Comic coexistence

I was exposed to comic books at a fairly young age. I’m not exactly sure when this was, but I had definitely already begun reading comics sparingly during middle school. I never really got into reading them; I owned fairly few comic books, mainly just the two issues of Ultimate Iron Man that I never finished because they were long and had a lot of talking. As a kid I was more interested in Iron Man using his advanced technological weaponry to destroy people. Even without buying comics though, I was constantly exposed to them through my family and the media.

My dad grew up reading the Archie comics as a kid, and he often visited a local comic book store named Austin Books. They had free comic book day every week, which is held in comic books stores across the country, and is pretty self explanatory. A few comics are given out for free to garner interest in them and hopefully hook readers. My dad would frequently return with five or six comic books from free comic book day. Occasionally I would read some, but there were none that held my attention. However, this introduced comics to me as something that adults could enjoy and that did not necessarily only entertain concepts favored by young audiences.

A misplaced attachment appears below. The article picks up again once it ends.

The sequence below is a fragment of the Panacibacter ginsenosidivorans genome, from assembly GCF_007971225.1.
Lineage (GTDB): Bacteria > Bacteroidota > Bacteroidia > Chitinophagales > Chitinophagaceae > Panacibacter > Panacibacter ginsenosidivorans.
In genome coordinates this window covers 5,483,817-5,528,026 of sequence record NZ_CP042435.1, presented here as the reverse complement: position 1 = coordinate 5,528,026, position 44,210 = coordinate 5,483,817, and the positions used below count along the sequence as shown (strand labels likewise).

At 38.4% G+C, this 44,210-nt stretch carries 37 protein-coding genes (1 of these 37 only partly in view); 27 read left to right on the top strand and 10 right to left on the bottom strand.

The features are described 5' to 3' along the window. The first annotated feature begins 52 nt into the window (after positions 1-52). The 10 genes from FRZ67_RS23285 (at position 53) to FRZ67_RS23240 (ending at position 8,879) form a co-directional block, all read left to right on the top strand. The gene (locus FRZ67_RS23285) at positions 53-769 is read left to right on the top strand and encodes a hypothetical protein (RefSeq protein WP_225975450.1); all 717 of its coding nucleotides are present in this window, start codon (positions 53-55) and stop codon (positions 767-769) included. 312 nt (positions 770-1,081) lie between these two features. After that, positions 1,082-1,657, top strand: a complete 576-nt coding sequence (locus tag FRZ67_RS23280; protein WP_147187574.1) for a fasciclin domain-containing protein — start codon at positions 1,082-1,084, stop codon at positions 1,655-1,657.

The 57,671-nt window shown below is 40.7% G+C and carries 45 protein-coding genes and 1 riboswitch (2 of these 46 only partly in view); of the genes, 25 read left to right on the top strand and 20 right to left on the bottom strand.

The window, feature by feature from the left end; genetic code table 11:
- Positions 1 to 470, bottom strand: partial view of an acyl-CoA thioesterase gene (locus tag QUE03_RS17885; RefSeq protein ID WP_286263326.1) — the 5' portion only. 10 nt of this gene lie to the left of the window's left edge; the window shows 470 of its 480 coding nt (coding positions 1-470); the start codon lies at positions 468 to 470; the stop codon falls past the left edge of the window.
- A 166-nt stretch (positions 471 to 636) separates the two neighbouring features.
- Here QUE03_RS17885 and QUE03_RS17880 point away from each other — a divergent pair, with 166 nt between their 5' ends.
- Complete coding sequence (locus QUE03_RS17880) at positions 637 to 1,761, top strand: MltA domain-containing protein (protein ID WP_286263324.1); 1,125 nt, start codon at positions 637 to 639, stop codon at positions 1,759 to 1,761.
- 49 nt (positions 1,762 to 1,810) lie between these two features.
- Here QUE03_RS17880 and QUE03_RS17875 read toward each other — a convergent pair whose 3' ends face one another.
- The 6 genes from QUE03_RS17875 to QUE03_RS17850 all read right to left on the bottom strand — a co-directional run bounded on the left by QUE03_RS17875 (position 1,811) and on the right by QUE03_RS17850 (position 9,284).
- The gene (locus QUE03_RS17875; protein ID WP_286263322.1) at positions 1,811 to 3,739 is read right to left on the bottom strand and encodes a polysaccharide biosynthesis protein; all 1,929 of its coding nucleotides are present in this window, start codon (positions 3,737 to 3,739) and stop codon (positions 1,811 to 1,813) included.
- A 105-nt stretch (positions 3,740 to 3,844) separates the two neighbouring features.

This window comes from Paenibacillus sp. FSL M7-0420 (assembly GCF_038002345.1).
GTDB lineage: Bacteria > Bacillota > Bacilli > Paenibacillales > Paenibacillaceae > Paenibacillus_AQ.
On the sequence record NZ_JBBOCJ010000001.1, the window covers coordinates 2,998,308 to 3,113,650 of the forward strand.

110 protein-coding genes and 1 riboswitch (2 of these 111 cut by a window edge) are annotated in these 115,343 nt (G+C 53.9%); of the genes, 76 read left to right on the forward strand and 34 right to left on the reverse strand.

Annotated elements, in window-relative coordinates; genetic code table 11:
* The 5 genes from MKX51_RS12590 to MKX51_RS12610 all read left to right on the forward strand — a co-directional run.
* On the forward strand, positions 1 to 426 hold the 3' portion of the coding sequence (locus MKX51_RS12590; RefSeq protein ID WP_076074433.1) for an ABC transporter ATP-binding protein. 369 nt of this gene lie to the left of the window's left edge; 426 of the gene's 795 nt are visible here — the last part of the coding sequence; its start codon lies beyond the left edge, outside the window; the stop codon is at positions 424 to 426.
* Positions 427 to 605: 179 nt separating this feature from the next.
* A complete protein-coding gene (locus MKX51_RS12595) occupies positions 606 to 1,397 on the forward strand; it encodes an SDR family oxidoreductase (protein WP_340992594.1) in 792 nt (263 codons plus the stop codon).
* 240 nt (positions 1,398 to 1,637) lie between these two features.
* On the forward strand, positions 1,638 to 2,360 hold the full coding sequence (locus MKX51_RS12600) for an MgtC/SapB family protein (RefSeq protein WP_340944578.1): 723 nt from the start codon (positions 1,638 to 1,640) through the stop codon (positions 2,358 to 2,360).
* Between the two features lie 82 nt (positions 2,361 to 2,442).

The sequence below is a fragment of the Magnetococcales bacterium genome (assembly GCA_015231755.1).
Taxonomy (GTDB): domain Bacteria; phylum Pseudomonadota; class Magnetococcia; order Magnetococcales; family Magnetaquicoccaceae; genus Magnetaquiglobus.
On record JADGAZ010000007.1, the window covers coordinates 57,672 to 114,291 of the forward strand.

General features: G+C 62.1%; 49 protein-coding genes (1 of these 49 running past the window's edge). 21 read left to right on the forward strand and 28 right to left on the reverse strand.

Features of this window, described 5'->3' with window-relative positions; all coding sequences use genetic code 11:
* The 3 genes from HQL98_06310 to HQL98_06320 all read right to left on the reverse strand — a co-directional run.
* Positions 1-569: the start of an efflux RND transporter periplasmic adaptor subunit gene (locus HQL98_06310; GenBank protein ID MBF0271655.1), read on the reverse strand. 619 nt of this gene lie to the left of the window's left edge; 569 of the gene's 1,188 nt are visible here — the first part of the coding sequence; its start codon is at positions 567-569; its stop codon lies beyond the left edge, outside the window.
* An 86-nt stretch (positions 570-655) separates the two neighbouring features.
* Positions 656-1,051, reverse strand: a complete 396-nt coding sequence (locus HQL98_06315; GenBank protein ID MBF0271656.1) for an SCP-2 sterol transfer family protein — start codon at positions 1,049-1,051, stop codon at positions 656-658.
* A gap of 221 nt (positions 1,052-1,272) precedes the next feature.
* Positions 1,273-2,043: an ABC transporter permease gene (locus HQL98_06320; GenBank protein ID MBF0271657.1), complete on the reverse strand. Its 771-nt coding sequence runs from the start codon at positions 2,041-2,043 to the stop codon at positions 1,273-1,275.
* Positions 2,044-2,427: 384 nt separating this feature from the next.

Y: The Last Man was a refreshing reentry to the comic book world. I thought it was interesting because it combines contemporary political issues with an apocalyptic fantasy that’s been entertained by people. I also like the complex relationships that Vaughan develops between his characters. He truly makes it a world conflict by including people from nations such as Israel and Australia. Vaughan also balances the tension between humor and crisis. Instead of maintaining a purely distraught mood, there is comedic relief through the actions between Yorick and his monkey Ampersand. They allow the tense moments to be that much more effective, since they don’t lose their effect by being continuously maintained.

Continuing the reading of more grown-up comics, I researched another comic written by

The cover of Pride of Baghdad.

Vaughan: Pride of Baghdad. It’s about a group of four lions that escape from the Baghdad Zoo after American forces conduct a bombing raid on the city. The comic poses the question of the state of living; it contrasts dangerous freedom with secure captivity. I am interested in it because it is another comic that is relevant to recent as well as current events, and I was already impressed with Vaughan’s ability to comment on those.

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